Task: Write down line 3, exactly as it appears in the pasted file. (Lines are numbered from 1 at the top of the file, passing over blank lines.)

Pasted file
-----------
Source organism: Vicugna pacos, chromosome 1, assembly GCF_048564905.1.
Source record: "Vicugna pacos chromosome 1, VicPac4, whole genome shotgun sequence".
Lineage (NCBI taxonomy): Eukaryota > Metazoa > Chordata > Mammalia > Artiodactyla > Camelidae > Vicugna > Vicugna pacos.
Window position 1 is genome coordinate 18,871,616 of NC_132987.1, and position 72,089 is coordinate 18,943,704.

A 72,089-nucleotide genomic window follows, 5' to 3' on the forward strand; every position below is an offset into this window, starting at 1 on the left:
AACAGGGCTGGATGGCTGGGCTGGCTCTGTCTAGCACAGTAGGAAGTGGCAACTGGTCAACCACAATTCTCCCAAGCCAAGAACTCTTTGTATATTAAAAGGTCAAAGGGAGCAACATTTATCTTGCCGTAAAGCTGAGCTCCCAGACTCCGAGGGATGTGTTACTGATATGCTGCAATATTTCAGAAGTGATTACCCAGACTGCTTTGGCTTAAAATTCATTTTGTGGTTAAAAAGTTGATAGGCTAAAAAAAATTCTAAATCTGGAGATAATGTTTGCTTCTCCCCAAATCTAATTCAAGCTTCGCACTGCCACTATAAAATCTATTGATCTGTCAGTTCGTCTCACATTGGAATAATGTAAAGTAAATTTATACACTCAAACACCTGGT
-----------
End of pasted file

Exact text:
Lineage (NCBI taxonomy): Eukaryota > Metazoa > Chordata > Mammalia > Artiodactyla > Camelidae > Vicugna > Vicugna pacos.